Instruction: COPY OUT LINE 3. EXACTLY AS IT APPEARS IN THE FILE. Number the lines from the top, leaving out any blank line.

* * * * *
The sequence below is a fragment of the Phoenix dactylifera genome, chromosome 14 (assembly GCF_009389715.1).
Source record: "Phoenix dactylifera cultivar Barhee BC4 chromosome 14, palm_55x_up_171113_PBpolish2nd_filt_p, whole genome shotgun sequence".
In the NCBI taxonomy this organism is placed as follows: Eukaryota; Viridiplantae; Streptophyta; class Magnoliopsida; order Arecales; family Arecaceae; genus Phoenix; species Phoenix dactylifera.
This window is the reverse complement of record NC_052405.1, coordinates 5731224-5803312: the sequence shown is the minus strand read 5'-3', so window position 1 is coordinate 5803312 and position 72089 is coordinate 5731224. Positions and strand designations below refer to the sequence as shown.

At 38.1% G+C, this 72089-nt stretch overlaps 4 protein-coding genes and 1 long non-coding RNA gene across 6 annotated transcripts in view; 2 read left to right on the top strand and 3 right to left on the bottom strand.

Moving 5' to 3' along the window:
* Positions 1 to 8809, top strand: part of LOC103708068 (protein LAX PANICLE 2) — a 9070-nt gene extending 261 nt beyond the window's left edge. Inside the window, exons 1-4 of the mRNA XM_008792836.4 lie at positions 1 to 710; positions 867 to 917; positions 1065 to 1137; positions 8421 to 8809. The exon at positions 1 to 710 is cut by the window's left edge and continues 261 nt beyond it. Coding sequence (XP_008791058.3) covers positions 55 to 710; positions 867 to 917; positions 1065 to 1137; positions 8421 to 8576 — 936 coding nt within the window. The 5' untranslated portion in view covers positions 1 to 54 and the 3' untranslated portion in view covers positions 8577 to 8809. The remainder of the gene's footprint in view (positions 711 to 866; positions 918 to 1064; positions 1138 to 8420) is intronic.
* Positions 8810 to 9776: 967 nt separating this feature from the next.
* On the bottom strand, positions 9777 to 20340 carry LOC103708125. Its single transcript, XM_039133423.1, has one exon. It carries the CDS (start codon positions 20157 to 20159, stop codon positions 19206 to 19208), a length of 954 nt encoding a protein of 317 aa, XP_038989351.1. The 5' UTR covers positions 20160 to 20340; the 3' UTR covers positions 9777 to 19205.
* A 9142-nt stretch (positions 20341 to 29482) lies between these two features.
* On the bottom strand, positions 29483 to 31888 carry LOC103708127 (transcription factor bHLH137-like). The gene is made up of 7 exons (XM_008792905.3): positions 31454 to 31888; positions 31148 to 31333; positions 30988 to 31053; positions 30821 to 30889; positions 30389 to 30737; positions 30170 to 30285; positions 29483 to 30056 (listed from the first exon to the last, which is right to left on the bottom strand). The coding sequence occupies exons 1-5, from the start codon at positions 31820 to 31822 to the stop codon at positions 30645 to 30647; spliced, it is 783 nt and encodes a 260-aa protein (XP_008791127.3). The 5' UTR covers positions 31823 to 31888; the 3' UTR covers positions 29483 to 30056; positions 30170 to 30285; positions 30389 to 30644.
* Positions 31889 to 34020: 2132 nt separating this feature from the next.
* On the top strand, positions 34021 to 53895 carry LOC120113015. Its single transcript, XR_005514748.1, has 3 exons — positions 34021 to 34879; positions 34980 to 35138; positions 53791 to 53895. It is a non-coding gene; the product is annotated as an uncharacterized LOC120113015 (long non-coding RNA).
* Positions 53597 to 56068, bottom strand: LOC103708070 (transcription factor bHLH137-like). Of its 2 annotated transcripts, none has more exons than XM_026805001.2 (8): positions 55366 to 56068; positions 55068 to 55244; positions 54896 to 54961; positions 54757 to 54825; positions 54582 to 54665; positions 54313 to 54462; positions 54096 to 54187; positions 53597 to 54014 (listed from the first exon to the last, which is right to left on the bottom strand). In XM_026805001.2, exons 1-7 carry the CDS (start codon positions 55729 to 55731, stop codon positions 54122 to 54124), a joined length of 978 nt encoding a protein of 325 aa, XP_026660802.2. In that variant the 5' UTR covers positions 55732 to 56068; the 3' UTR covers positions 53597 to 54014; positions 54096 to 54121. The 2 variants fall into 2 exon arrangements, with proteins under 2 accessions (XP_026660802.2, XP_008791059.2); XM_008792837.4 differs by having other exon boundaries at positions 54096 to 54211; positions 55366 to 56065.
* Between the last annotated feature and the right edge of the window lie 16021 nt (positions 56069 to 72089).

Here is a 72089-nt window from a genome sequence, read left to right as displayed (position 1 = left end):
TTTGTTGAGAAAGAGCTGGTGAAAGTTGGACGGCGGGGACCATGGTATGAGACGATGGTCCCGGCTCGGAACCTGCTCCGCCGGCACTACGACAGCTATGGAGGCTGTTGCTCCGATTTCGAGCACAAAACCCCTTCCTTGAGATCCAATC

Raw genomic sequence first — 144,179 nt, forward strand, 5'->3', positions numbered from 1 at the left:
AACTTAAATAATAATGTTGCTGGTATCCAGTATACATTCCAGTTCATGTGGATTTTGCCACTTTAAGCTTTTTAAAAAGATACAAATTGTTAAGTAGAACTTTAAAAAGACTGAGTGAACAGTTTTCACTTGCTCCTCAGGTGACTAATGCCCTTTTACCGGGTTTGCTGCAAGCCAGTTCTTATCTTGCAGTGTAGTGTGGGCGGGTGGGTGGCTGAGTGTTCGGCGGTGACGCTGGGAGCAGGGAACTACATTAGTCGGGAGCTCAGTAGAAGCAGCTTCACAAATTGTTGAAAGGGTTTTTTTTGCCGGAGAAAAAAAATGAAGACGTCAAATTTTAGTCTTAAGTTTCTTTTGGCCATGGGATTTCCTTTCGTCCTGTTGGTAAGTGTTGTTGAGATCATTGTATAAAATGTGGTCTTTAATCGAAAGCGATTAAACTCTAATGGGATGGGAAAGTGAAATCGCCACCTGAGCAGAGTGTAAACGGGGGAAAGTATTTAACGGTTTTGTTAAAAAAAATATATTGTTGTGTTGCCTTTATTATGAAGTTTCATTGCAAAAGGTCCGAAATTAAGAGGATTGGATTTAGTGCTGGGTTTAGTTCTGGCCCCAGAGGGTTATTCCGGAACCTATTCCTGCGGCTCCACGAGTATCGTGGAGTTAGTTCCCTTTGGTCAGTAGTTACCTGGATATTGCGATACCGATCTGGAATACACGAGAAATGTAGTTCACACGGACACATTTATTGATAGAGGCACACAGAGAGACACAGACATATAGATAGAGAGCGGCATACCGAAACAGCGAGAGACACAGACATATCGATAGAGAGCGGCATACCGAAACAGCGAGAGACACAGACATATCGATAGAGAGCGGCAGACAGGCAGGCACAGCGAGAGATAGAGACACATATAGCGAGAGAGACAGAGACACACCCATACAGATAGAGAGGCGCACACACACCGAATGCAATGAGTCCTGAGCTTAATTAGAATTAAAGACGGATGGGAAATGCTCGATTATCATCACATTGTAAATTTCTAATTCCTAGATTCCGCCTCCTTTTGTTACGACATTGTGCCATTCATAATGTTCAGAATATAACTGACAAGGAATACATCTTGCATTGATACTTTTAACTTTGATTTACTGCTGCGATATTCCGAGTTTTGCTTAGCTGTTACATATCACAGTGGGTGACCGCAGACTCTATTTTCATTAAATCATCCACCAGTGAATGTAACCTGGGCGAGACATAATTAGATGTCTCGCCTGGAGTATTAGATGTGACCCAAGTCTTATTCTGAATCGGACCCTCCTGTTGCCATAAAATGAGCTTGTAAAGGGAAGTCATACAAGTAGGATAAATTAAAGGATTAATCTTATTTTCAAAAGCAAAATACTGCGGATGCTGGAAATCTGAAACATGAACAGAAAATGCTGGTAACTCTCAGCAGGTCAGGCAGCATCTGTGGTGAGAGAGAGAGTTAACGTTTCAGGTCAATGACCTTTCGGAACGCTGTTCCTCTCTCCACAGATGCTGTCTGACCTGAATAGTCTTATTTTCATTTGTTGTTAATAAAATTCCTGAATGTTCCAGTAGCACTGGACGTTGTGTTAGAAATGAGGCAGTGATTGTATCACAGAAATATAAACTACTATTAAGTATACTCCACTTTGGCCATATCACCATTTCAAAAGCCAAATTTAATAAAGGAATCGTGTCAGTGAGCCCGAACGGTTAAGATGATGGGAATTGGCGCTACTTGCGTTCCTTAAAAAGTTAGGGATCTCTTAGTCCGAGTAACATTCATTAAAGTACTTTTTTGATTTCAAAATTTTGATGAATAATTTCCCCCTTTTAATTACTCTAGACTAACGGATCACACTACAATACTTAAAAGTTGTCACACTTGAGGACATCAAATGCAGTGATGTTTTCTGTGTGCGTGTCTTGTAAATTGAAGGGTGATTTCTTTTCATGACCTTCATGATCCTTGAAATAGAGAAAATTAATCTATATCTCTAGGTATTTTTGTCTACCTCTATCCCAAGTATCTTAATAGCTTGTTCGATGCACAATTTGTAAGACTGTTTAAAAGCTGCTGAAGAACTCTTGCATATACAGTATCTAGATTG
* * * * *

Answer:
In the NCBI taxonomy this organism is placed as follows: Eukaryota; Viridiplantae; Streptophyta; class Magnoliopsida; order Arecales; family Arecaceae; genus Phoenix; species Phoenix dactylifera.